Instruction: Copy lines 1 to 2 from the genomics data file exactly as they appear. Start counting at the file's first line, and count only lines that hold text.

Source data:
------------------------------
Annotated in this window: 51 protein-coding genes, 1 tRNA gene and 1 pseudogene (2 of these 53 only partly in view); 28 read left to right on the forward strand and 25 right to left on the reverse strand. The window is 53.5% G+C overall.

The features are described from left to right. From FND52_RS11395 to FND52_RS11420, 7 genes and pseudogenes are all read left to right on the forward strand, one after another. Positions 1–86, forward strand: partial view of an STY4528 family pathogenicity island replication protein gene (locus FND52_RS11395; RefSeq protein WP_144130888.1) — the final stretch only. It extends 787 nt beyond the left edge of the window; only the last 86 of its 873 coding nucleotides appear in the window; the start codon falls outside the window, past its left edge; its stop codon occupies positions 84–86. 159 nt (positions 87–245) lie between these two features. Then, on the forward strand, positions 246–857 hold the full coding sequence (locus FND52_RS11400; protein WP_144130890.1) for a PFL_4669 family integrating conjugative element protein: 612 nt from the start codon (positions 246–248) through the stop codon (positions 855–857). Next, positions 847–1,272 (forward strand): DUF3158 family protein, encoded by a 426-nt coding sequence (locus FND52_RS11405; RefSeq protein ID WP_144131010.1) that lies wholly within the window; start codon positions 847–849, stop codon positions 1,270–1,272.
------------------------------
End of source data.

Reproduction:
Annotated in this window: 51 protein-coding genes, 1 tRNA gene and 1 pseudogene (2 of these 53 only partly in view); 28 read left to right on the forward strand and 25 right to left on the reverse strand. The window is 53.5% G+C overall.

The features are described from left to right. From FND52_RS11395 to FND52_RS11420, 7 genes and pseudogenes are all read left to right on the forward strand, one after another. Positions 1–86, forward strand: partial view of an STY4528 family pathogenicity island replication protein gene (locus FND52_RS11395; RefSeq protein WP_144130888.1) — the final stretch only. It extends 787 nt beyond the left edge of the window; only the last 86 of its 873 coding nucleotides appear in the window; the start codon falls outside the window, past its left edge; its stop codon occupies positions 84–86. 159 nt (positions 87–245) lie between these two features. Then, on the forward strand, positions 246–857 hold the full coding sequence (locus FND52_RS11400; protein WP_144130890.1) for a PFL_4669 family integrating conjugative element protein: 612 nt from the start codon (positions 246–248) through the stop codon (positions 855–857). Next, positions 847–1,272 (forward strand): DUF3158 family protein, encoded by a 426-nt coding sequence (locus FND52_RS11405; RefSeq protein ID WP_144131010.1) that lies wholly within the window; start codon positions 847–849, stop codon positions 1,270–1,272.